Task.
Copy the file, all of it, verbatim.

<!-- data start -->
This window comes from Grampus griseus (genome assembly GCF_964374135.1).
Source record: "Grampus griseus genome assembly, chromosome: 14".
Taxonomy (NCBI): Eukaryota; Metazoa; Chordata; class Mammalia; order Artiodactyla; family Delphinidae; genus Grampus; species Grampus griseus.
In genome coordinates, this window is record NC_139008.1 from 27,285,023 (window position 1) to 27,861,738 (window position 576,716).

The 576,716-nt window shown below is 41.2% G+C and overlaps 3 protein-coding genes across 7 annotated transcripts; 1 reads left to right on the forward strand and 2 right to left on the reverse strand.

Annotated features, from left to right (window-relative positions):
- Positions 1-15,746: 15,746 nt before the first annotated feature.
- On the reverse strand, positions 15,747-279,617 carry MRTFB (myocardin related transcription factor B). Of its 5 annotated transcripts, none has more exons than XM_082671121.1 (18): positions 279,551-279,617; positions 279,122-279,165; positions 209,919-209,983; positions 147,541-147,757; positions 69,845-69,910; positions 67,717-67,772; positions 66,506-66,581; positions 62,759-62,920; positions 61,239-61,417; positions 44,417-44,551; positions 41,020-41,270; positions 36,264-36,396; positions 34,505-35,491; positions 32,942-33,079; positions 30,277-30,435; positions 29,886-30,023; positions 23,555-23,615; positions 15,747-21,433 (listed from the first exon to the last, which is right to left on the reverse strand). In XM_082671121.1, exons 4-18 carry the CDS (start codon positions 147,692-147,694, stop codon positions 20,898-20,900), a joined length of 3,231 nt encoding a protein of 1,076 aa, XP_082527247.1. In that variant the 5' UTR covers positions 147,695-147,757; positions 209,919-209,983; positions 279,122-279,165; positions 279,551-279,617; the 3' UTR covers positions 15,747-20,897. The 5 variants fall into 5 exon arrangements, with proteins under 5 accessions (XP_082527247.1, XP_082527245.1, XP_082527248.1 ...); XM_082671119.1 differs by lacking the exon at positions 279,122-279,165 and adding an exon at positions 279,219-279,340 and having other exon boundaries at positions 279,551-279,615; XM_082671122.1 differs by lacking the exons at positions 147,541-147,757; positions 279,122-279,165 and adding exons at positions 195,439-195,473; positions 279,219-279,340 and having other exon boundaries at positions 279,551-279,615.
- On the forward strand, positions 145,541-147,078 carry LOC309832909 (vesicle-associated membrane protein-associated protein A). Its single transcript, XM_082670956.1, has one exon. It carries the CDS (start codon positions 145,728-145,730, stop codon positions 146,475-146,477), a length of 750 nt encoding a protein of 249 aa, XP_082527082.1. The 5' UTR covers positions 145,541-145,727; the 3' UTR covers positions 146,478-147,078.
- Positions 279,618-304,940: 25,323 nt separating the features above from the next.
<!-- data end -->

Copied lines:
This window comes from Grampus griseus (genome assembly GCF_964374135.1).
Source record: "Grampus griseus genome assembly, chromosome: 14".
Taxonomy (NCBI): Eukaryota; Metazoa; Chordata; class Mammalia; order Artiodactyla; family Delphinidae; genus Grampus; species Grampus griseus.
In genome coordinates, this window is record NC_139008.1 from 27,285,023 (window position 1) to 27,861,738 (window position 576,716).

The 576,716-nt window shown below is 41.2% G+C and overlaps 3 protein-coding genes across 7 annotated transcripts; 1 reads left to right on the forward strand and 2 right to left on the reverse strand.

Annotated features, from left to right (window-relative positions):
- Positions 1-15,746: 15,746 nt before the first annotated feature.
- On the reverse strand, positions 15,747-279,617 carry MRTFB (myocardin related transcription factor B). Of its 5 annotated transcripts, none has more exons than XM_082671121.1 (18): positions 279,551-279,617; positions 279,122-279,165; positions 209,919-209,983; positions 147,541-147,757; positions 69,845-69,910; positions 67,717-67,772; positions 66,506-66,581; positions 62,759-62,920; positions 61,239-61,417; positions 44,417-44,551; positions 41,020-41,270; positions 36,264-36,396; positions 34,505-35,491; positions 32,942-33,079; positions 30,277-30,435; positions 29,886-30,023; positions 23,555-23,615; positions 15,747-21,433 (listed from the first exon to the last, which is right to left on the reverse strand). In XM_082671121.1, exons 4-18 carry the CDS (start codon positions 147,692-147,694, stop codon positions 20,898-20,900), a joined length of 3,231 nt encoding a protein of 1,076 aa, XP_082527247.1. In that variant the 5' UTR covers positions 147,695-147,757; positions 209,919-209,983; positions 279,122-279,165; positions 279,551-279,617; the 3' UTR covers positions 15,747-20,897. The 5 variants fall into 5 exon arrangements, with proteins under 5 accessions (XP_082527247.1, XP_082527245.1, XP_082527248.1 ...); XM_082671119.1 differs by lacking the exon at positions 279,122-279,165 and adding an exon at positions 279,219-279,340 and having other exon boundaries at positions 279,551-279,615; XM_082671122.1 differs by lacking the exons at positions 147,541-147,757; positions 279,122-279,165 and adding exons at positions 195,439-195,473; positions 279,219-279,340 and having other exon boundaries at positions 279,551-279,615.
- On the forward strand, positions 145,541-147,078 carry LOC309832909 (vesicle-associated membrane protein-associated protein A). Its single transcript, XM_082670956.1, has one exon. It carries the CDS (start codon positions 145,728-145,730, stop codon positions 146,475-146,477), a length of 750 nt encoding a protein of 249 aa, XP_082527082.1. The 5' UTR covers positions 145,541-145,727; the 3' UTR covers positions 146,478-147,078.
- Positions 279,618-304,940: 25,323 nt separating the features above from the next.